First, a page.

Thus the collected poems entitled Matin du monde (Morning of the World) published in the Cahiers du Rhône (1953), were a poetic meditation as well as a sermon for the Christmas period, a time marked by the stories of Zachariah, of Mary and of the massacred innocents.
Que donne l’homme à Dieu ? Un filet de fumée !
Et pourtant ce parfum si faible, Dieu l’agrée
Soufflant sur le tison de notre amour défunt
(What does man give to God ? A wisp of smoke !
But even this mere perfume, God accepts it
and blows on the embers of our dying love)
Beginning of the poem of Zachariah
Concerned about the absoluteness of the finished poem, and about its form, Edmond Jeanneret was of one mind with his more contemporary peers, a little older than him, like Paul Valéry and Saint John Perse.
His works inspired several Waldensian composers such as Bernard Reichel, Michel Hofstettler and Samule Ducommun.
Edmond Jeanerette was closely related to the architects Pierre and Charles-Edouard Jeanneret (Le Corbusier).
Among his works
- Comme dans un miroir (As in a Mirror) – Cahiers du Rhône, La Baconnière, 1942.
- Le soupir de la creation (Creation’s Sigh) – Cahiers du Rhône, Le Seuil, 1947.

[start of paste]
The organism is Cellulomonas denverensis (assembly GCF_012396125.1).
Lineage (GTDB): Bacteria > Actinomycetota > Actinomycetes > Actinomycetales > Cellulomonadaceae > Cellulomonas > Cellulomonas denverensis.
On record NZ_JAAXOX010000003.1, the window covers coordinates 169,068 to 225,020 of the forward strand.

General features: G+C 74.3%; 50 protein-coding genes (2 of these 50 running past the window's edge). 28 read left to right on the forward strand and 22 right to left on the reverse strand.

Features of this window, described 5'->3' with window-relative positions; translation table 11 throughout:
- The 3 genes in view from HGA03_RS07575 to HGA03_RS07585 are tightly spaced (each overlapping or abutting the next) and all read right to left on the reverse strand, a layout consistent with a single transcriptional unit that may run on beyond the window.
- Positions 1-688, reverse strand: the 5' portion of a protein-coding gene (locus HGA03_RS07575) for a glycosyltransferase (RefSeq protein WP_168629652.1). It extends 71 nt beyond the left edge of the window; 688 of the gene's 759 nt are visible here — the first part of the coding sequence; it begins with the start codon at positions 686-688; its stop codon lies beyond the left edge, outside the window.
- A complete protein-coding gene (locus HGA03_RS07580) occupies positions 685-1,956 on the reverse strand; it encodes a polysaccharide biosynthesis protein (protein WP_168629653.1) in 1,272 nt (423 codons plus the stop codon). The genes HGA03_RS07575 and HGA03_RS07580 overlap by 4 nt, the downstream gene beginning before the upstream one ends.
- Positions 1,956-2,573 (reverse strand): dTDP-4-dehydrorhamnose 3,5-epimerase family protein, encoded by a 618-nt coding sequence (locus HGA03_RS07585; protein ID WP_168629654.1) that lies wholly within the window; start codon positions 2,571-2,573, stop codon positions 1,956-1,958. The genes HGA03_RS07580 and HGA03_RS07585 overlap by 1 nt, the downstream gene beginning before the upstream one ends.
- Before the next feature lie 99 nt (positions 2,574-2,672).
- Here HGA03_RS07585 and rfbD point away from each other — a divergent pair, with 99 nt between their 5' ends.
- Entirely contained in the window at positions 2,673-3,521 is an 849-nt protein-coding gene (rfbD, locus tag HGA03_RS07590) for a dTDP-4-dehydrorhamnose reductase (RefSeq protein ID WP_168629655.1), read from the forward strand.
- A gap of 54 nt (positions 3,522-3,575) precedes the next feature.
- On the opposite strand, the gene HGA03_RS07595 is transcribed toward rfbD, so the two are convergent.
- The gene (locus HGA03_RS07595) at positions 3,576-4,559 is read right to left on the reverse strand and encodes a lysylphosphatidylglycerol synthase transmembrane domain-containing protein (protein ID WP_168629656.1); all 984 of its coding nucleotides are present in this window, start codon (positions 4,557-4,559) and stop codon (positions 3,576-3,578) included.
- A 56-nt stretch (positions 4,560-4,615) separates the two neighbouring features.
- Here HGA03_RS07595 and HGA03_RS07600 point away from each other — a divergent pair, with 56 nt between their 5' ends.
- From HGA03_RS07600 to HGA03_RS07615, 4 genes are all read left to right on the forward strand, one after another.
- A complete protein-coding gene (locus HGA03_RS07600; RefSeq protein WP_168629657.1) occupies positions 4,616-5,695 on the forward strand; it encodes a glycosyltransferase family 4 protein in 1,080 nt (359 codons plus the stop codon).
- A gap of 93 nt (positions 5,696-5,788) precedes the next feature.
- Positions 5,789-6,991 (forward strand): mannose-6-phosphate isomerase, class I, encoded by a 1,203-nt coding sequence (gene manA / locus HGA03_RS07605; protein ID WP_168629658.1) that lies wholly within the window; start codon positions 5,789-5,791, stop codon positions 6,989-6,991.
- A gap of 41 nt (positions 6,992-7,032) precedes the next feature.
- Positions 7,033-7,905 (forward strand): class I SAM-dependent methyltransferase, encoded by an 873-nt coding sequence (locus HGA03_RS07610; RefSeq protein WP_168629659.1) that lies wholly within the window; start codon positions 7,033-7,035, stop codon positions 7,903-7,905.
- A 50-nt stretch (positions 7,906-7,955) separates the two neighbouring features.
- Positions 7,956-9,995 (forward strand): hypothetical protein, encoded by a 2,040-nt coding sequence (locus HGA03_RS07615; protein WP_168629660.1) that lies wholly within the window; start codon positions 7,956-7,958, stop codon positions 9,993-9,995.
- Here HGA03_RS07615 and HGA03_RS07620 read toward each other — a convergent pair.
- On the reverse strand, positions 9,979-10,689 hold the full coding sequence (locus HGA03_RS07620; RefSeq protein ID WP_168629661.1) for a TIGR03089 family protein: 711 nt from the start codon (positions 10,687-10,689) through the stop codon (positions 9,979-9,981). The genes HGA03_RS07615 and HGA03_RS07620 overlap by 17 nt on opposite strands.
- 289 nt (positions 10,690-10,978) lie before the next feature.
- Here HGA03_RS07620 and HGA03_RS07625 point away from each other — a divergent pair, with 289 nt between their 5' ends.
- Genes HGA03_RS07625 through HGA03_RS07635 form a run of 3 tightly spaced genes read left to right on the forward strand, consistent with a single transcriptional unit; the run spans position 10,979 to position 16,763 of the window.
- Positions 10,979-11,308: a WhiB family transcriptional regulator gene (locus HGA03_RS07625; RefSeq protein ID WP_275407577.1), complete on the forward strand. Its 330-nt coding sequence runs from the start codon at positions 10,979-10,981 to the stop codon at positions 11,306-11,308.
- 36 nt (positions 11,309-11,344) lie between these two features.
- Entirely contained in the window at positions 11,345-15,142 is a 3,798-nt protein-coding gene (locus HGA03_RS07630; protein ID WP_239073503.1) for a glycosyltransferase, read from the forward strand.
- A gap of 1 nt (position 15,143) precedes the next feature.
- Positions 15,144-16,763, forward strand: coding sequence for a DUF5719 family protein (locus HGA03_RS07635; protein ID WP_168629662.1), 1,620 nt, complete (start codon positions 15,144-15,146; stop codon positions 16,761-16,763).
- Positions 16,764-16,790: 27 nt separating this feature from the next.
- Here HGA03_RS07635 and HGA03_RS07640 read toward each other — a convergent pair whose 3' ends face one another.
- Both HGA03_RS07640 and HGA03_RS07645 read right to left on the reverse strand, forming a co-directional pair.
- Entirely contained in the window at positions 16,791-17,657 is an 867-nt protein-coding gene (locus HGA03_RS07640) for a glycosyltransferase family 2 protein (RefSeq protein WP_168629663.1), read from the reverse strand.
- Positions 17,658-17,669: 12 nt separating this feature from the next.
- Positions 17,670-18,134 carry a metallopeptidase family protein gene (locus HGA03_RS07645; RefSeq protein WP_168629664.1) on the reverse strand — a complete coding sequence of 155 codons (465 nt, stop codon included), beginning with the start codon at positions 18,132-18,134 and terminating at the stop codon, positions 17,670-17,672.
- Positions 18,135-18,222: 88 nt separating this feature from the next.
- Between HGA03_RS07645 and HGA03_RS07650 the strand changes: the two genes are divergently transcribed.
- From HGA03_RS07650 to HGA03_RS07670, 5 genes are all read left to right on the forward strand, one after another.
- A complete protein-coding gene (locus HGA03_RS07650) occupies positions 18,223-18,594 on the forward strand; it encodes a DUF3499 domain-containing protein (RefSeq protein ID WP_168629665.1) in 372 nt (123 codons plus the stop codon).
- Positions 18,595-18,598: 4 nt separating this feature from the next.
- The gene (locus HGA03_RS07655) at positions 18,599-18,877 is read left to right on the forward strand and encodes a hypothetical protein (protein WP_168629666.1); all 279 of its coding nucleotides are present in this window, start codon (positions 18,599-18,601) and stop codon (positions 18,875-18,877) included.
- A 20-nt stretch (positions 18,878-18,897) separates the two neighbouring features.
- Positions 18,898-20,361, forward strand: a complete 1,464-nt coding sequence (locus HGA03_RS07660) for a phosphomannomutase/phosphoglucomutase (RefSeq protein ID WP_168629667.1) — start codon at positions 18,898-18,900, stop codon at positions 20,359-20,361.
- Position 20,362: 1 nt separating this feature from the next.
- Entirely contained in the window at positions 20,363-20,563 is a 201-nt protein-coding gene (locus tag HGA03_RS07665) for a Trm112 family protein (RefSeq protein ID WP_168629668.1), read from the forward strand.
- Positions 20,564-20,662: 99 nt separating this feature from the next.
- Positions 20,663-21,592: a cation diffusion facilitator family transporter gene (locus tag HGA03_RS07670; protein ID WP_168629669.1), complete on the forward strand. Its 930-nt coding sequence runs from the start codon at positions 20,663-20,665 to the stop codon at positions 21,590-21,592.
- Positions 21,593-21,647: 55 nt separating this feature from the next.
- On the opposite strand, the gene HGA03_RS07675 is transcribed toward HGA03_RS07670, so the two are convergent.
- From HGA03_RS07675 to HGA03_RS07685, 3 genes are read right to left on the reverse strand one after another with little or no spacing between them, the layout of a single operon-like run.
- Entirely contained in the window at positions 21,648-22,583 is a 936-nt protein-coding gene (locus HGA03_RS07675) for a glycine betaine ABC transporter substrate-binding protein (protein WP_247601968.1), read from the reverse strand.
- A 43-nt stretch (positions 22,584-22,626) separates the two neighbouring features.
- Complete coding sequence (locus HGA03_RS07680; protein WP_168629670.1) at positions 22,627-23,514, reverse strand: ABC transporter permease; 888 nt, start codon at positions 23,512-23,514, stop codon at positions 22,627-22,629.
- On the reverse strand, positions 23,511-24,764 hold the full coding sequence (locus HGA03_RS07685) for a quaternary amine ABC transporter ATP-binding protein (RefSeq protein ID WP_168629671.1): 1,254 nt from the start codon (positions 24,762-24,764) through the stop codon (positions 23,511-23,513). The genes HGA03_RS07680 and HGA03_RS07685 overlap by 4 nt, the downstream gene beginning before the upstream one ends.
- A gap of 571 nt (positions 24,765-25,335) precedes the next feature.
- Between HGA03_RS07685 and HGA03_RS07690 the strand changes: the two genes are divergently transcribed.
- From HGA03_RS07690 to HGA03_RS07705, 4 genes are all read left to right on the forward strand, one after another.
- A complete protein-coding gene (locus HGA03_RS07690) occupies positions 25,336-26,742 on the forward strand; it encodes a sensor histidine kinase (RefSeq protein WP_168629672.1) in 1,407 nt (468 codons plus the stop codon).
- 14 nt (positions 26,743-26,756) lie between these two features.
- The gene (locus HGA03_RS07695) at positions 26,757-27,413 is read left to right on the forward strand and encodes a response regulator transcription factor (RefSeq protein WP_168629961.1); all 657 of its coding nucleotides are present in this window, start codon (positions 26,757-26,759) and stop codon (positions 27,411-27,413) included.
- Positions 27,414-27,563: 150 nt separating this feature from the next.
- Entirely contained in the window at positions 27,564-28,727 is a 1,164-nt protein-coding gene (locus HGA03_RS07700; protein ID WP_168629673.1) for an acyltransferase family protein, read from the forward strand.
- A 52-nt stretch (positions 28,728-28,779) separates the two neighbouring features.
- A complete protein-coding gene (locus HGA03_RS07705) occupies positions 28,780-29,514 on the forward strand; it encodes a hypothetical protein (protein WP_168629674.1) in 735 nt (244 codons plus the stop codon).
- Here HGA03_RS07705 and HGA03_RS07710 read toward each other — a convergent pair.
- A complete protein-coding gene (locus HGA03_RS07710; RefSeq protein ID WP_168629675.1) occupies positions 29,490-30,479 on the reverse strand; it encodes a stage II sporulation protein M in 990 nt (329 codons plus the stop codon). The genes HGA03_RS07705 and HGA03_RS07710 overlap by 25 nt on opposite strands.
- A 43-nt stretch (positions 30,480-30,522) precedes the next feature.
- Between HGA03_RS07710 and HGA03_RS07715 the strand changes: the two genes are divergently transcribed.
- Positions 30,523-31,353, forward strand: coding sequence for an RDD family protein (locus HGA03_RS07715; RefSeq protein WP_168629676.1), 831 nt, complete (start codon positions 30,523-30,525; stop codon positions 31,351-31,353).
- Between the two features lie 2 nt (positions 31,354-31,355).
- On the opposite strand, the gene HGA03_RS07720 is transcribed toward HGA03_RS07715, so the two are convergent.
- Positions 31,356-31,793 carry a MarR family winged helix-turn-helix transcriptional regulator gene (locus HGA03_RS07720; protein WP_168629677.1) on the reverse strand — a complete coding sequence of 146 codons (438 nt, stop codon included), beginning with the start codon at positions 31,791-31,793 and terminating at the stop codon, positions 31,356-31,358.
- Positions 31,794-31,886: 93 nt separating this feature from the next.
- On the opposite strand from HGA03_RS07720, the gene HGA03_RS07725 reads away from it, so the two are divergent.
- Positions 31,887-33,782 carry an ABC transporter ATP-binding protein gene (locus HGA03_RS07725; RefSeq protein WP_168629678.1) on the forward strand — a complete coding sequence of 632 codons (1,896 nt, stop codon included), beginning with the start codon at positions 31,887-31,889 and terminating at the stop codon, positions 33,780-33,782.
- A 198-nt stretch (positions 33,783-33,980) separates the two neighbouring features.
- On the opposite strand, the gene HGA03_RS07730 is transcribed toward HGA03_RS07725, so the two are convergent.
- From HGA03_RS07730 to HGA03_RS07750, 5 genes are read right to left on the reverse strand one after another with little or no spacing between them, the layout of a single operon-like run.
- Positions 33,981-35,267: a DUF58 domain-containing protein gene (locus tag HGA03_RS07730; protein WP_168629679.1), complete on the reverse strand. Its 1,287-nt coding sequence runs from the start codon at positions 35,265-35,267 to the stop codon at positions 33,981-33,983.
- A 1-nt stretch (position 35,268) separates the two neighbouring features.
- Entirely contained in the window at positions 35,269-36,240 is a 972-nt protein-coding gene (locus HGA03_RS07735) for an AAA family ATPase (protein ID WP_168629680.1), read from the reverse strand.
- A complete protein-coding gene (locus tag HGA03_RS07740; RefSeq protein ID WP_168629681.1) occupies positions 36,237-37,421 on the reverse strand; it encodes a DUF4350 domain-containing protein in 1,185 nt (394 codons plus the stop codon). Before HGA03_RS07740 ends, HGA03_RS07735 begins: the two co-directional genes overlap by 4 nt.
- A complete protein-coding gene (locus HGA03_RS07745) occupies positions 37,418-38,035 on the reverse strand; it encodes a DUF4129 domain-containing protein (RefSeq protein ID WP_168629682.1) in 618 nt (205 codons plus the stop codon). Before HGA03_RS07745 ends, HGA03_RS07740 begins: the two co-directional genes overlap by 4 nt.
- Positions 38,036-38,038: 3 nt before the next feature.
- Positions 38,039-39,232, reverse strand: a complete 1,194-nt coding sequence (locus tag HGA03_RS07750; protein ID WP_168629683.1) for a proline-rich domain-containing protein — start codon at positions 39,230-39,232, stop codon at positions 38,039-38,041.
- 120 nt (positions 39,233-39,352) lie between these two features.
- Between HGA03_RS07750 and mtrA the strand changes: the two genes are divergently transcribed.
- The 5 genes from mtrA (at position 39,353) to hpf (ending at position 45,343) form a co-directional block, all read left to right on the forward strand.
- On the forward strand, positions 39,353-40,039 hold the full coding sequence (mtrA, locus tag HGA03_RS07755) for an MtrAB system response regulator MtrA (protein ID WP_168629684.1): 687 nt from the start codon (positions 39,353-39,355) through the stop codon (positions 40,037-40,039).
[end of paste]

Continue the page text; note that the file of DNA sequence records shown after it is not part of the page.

- Matin du Monde (Morning of the World) – Cahiers du Rhône, Le Seuil, 1953.
- Les rideaux d’environs (Curtains Around) – Ides et Calendes, 1961.
- La Faiblesse de Dieu (God’s Weakness) – sermon compilation, Taizé publishing, 1967.
- JAKUBEC Doris et MILLET Olivier, Foi et vie, numéro spécial sur Edmond Jeanneret, 1999
Edmond-Henri Crisinel (1897-1948)
Edmond-Henri Crisinel was Swiss and one of the influential chroniclers for the daily paper la Revue de Lausanne between the Wars. He was a faithful, close friend of many writers, musicians and artists. He had, however, a melancholic disposition which was reflected in his poetic works.
André Gide (1869-1951)
André Gide was one of the most well-known writers of the first half of the XXth century. He was born into a protestant family and was brought up in an austere manner – he was a prolific writer and these values were apparent in his work : indeed he was continually torn between the desire for happiness and a dark obsession with sin.
Pierre Loti (1850-1923)
Pierre Loti, whose real name was Julien Viaud, was a naval officer and a writer. His mother was a faithful follower of the reformed faith and she saw to it that her son was brought up with the same beliefs. Indeed, Pierre Loti always held onto his faith. He lived a full life, travelling all over the world and was lucky enough to have his literary works widely recognized before his death.
In the house where he was born in Rochefort, which has now become a local museum, we can see some of his personal possessions. These enable us to relive his adventures and dreams.
Clément Marot (1496-1544)
The famous 16th century French poet put into verse the biblical Psalms that were to be sung all over France and become the well-known Huguenot Psalter.
Jean Crespin (1520-1572)
Jean Crespin was a lawyer before becoming a well-known printer in Geneva, where he settled in 1548.